October 5, 2018 by Janet Fletcher
Last October’s horrific wildfires in Sonoma and Napa counties made one thing abundantly clear: The worst of times brings out the best in people.
Within hours, locals had mobilized to feed and house their traumatized neighbors, launching a tidal wave of grassroots philanthropy. From the No Pay Café, born on the second night of the fire, to free yoga classes, efforts continue to help fire victims get back on their feet. A year later, new homes are rising and communities are healing, but the recovery for many is far from complete.
“We’re still providing free meals every Saturday,” says Sheana Davis, a Sonoma caterer who dreamed up the No Pay Café after evacuating her own home on Sunday evening, the first night of the fire.
One year in, the communities stricken by the October wildfires are on the rebound although at different paces. Some replacement homes are rising; other plans are hamstrung by insurance shortfalls or labor shortages. Emotions are still raw, with residents on edge until this year’s fire season passes.
The huge outpouring of support — financial and otherwise — took many residents by surprise and reminded them that people internationally feel a connection to these famous wine regions. Hashtags like #sonomastrong and #napastrong quickly alerted the world that these communities were resilient and would bounce back.
Despite the optimism and outpouring of support, many folks are still struggling. In both Napa and Sonoma counties, a shortage of construction labor is hindering many residents’ plans to rebuild and is sending costs soaring. Terence Mulligan, president of Napa Valley Community Foundation, estimates that building expenses have doubled since the fire, reaching $500 to $800 per square foot and leaving many victims facing a giant chasm between their insurance payout and their needs. Homeowners who are rebuilding worry that too many neighbors won’t, especially in Sonoma County, where many of those affected were of modest means.
“A lot of people find it too daunting,” says Jacqueline Scott, who, with her husband, Brian, is rebuilding the family home in Santa Rosa’s Larkfield Estates. “There’s such a backlog.” The Scotts’ general contractor told them that he has 90 contracts that will take seven years to complete.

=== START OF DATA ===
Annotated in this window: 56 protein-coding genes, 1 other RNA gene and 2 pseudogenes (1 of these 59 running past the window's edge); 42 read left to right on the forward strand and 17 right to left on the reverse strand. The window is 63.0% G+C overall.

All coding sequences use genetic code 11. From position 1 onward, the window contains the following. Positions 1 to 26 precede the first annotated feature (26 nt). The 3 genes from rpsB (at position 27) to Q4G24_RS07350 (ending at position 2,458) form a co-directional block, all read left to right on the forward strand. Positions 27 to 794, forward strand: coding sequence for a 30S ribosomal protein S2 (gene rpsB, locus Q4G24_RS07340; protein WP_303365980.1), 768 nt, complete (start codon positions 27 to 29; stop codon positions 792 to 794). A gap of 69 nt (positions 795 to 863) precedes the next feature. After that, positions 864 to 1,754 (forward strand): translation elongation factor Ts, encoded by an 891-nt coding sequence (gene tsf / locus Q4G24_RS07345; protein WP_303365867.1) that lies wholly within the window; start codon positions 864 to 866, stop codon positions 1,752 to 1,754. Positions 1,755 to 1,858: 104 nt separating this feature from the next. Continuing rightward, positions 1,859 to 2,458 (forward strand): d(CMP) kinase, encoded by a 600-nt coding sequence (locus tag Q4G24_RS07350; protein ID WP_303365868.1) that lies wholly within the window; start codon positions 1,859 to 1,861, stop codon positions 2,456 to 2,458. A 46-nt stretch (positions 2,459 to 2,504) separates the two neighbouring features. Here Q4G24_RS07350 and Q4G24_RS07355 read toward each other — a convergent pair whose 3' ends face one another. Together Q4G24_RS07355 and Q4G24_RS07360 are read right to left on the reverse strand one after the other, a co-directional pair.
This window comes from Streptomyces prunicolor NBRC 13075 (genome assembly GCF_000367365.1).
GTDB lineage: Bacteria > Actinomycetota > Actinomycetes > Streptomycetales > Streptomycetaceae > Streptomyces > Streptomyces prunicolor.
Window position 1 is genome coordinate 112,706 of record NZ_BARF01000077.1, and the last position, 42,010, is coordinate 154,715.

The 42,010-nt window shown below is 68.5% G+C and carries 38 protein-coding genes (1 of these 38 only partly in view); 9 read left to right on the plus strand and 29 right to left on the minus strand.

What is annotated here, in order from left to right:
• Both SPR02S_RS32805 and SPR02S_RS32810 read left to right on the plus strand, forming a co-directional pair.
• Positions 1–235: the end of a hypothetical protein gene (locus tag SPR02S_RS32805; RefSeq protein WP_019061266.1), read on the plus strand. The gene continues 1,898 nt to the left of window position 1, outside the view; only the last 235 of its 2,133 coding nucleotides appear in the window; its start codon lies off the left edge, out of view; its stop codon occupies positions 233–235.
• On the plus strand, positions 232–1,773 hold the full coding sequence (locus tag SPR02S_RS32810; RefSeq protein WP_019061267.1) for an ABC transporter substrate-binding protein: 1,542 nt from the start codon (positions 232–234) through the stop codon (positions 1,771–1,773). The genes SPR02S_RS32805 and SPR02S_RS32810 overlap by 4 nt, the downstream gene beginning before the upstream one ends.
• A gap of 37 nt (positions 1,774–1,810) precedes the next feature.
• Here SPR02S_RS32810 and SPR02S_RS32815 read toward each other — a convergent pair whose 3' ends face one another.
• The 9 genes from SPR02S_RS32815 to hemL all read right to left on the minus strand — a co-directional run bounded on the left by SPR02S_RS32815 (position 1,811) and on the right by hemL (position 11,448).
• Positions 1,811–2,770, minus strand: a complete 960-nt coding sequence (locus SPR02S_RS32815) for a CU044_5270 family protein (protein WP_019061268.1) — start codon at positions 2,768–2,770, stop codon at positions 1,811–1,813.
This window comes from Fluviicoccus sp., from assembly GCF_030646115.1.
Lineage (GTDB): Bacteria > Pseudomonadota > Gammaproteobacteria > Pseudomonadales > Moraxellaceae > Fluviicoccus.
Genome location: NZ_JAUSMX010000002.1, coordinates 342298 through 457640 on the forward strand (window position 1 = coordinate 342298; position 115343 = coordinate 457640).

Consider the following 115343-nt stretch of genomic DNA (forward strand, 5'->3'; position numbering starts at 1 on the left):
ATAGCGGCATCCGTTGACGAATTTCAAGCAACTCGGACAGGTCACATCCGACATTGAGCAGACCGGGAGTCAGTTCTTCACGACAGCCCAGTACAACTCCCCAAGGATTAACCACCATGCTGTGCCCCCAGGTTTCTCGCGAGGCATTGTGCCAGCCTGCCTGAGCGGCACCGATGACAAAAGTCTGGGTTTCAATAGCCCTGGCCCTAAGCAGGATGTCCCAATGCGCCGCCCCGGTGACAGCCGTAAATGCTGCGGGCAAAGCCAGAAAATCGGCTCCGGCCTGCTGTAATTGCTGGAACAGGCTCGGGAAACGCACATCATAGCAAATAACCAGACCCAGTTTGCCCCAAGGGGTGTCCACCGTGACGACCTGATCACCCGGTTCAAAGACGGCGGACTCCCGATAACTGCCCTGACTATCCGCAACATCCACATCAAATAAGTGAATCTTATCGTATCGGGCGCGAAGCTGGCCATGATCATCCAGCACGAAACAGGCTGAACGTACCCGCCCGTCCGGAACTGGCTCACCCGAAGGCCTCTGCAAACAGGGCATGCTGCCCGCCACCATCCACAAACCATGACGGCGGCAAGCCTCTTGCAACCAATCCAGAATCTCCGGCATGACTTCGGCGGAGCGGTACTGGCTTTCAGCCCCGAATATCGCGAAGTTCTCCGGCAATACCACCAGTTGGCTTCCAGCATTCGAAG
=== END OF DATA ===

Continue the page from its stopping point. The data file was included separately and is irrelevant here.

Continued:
Researchers say one of the stages victims experience when recovering from trauma is disillusionment, a confrontation with reality and a sense of uncertainty that emerges after the immediate crisis fades. “I think it would be accurate to say we’re in that period right now,” says Caitlin Childs, director of communication for the Community Foundation Sonoma County. “Homeowners are still questioning what they’re going to do next.”
David Leal, who lost his home in Santa Rosa’s Coffey Park, is hoping the free yoga classes he teaches will help others to decompress. “I was seeking anything I could do to relieve my own stress,” says Leal, who has now been trained, along with 56 other local instructors, in trauma-informed yoga. “People have told me, ‘This is my one hour of peace a week,’” says Debbie Mason of the Healthcare Foundation Northern Sonoma County, which underwrites the teacher training and classes.
Compared with Sonoma, Napa Valley’s recovery seems further along, probably because more affluent residents took most of the hit. “Few visitor-facing businesses were affected physically,” Mulligan says. “You almost need a Sherpa to take you around to see the significant personal losses.”
Tourism in Napa plunged in October but quickly recovered, says Clay Gregory, president of Visit Napa Valley. Hotel bookings were barely off for the association’s fiscal year, which ended in June. “Given how dramatically things went awry in October, we’re happy where we landed,” Gregory says. “We’re blessed that people love coming here.”
Even as wildfires have ravaged swaths of the state farther north of Wine Country, the late-summer weather has been eerily perfect in these two picturesque wine valleys, and the leafy vineyards show no wounds from last year’s drama. “There are visible scars if you look for them,” Santa Rosa Mayor Chris Coursey says. “But for the most part, all the things that make this a great place to visit — our wineries, our coast, the river and the redwoods — were not affected.”
For their part, Leal and his neighbors have their own plan for the fire’s one-year anniversary. “We’re going to meet at 2 a.m., when things went down in Coffey Park,” he says. “We’re going to celebrate resilience and recovery.”